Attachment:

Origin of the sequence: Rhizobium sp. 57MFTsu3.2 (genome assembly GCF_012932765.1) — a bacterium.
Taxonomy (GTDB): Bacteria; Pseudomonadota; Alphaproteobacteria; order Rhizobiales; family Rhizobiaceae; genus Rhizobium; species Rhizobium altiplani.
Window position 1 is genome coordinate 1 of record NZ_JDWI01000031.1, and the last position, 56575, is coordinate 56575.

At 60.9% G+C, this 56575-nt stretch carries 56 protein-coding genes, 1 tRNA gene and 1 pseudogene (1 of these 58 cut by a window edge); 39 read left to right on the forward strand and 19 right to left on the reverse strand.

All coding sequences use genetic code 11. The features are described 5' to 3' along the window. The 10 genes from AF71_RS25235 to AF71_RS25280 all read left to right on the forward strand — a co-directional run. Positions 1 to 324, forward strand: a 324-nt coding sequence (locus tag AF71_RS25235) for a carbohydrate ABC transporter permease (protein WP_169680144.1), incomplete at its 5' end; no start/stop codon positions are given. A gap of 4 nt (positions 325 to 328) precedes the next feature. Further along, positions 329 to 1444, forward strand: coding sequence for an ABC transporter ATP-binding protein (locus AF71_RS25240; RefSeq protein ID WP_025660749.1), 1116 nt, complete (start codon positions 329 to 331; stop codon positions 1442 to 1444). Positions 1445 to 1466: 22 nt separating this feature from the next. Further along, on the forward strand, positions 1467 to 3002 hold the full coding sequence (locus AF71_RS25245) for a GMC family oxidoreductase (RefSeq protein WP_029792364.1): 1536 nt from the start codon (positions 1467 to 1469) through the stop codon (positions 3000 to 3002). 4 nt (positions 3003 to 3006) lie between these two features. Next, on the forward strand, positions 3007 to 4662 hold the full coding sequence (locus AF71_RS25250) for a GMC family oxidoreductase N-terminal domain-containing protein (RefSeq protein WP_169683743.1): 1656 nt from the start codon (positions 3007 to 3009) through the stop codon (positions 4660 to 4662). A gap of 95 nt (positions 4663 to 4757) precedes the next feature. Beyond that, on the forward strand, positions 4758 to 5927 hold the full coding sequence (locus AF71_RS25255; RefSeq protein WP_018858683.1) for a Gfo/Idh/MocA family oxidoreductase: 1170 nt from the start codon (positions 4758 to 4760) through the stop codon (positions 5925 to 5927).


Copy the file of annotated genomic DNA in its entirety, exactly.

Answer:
Origin of the sequence: Rhizobium sp. 57MFTsu3.2 (genome assembly GCF_012932765.1) — a bacterium.
Taxonomy (GTDB): Bacteria; Pseudomonadota; Alphaproteobacteria; order Rhizobiales; family Rhizobiaceae; genus Rhizobium; species Rhizobium altiplani.
Window position 1 is genome coordinate 1 of record NZ_JDWI01000031.1, and the last position, 56575, is coordinate 56575.

At 60.9% G+C, this 56575-nt stretch carries 56 protein-coding genes, 1 tRNA gene and 1 pseudogene (1 of these 58 cut by a window edge); 39 read left to right on the forward strand and 19 right to left on the reverse strand.

All coding sequences use genetic code 11. The features are described 5' to 3' along the window. The 10 genes from AF71_RS25235 to AF71_RS25280 all read left to right on the forward strand — a co-directional run. Positions 1 to 324, forward strand: a 324-nt coding sequence (locus tag AF71_RS25235) for a carbohydrate ABC transporter permease (protein WP_169680144.1), incomplete at its 5' end; no start/stop codon positions are given. A gap of 4 nt (positions 325 to 328) precedes the next feature. Further along, positions 329 to 1444, forward strand: coding sequence for an ABC transporter ATP-binding protein (locus AF71_RS25240; RefSeq protein ID WP_025660749.1), 1116 nt, complete (start codon positions 329 to 331; stop codon positions 1442 to 1444). Positions 1445 to 1466: 22 nt separating this feature from the next. Further along, on the forward strand, positions 1467 to 3002 hold the full coding sequence (locus AF71_RS25245) for a GMC family oxidoreductase (RefSeq protein WP_029792364.1): 1536 nt from the start codon (positions 1467 to 1469) through the stop codon (positions 3000 to 3002). 4 nt (positions 3003 to 3006) lie between these two features. Next, on the forward strand, positions 3007 to 4662 hold the full coding sequence (locus AF71_RS25250) for a GMC family oxidoreductase N-terminal domain-containing protein (RefSeq protein WP_169683743.1): 1656 nt from the start codon (positions 3007 to 3009) through the stop codon (positions 4660 to 4662). A gap of 95 nt (positions 4663 to 4757) precedes the next feature. Beyond that, on the forward strand, positions 4758 to 5927 hold the full coding sequence (locus AF71_RS25255; RefSeq protein WP_018858683.1) for a Gfo/Idh/MocA family oxidoreductase: 1170 nt from the start codon (positions 4758 to 4760) through the stop codon (positions 5925 to 5927).